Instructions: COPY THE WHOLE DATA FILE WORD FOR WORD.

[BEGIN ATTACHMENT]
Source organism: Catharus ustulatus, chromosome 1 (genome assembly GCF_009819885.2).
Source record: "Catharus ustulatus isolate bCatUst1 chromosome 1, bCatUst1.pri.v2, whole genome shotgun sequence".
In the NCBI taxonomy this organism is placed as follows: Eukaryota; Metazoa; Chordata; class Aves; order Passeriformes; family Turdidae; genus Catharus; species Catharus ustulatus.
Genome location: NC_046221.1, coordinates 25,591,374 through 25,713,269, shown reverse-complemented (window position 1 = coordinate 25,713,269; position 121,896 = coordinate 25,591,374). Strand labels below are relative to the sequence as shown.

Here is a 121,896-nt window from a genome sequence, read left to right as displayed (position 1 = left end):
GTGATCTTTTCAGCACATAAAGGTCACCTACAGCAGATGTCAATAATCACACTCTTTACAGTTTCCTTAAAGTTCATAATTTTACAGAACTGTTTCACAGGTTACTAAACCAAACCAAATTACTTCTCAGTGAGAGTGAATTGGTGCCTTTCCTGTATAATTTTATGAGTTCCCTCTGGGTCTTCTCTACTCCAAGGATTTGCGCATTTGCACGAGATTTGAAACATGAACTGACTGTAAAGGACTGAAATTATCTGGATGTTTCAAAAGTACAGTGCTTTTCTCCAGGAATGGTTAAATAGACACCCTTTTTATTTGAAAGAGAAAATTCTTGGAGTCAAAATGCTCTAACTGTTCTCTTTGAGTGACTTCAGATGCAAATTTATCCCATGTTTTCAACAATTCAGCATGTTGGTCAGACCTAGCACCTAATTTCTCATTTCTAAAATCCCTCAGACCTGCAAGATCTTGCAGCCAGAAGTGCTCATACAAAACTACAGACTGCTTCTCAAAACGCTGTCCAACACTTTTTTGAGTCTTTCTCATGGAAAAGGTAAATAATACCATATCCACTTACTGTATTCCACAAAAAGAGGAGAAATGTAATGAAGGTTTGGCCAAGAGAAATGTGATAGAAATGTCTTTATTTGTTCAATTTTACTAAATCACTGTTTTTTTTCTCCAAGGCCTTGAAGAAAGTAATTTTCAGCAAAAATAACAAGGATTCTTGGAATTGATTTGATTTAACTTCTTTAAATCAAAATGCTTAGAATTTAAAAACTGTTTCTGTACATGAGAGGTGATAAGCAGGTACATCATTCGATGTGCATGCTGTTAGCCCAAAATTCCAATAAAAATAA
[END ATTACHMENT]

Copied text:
Source organism: Catharus ustulatus, chromosome 1 (genome assembly GCF_009819885.2).
Source record: "Catharus ustulatus isolate bCatUst1 chromosome 1, bCatUst1.pri.v2, whole genome shotgun sequence".
In the NCBI taxonomy this organism is placed as follows: Eukaryota; Metazoa; Chordata; class Aves; order Passeriformes; family Turdidae; genus Catharus; species Catharus ustulatus.
Genome location: NC_046221.1, coordinates 25,591,374 through 25,713,269, shown reverse-complemented (window position 1 = coordinate 25,713,269; position 121,896 = coordinate 25,591,374). Strand labels below are relative to the sequence as shown.

Here is a 121,896-nt window from a genome sequence, read left to right as displayed (position 1 = left end):
GTGATCTTTTCAGCACATAAAGGTCACCTACAGCAGATGTCAATAATCACACTCTTTACAGTTTCCTTAAAGTTCATAATTTTACAGAACTGTTTCACAGGTTACTAAACCAAACCAAATTACTTCTCAGTGAGAGTGAATTGGTGCCTTTCCTGTATAATTTTATGAGTTCCCTCTGGGTCTTCTCTACTCCAAGGATTTGCGCATTTGCACGAGATTTGAAACATGAACTGACTGTAAAGGACTGAAATTATCTGGATGTTTCAAAAGTACAGTGCTTTTCTCCAGGAATGGTTAAATAGACACCCTTTTTATTTGAAAGAGAAAATTCTTGGAGTCAAAATGCTCTAACTGTTCTCTTTGAGTGACTTCAGATGCAAATTTATCCCATGTTTTCAACAATTCAGCATGTTGGTCAGACCTAGCACCTAATTTCTCATTTCTAAAATCCCTCAGACCTGCAAGATCTTGCAGCCAGAAGTGCTCATACAAAACTACAGACTGCTTCTCAAAACGCTGTCCAACACTTTTTTGAGTCTTTCTCATGGAAAAGGTAAATAATACCATATCCACTTACTGTATTCCACAAAAAGAGGAGAAATGTAATGAAGGTTTGGCCAAGAGAAATGTGATAGAAATGTCTTTATTTGTTCAATTTTACTAAATCACTGTTTTTTTTCTCCAAGGCCTTGAAGAAAGTAATTTTCAGCAAAAATAACAAGGATTCTTGGAATTGATTTGATTTAACTTCTTTAAATCAAAATGCTTAGAATTTAAAAACTGTTTCTGTACATGAGAGGTGATAAGCAGGTACATCATTCGATGTGCATGCTGTTAGCCCAAAATTCCAATAAAAATAA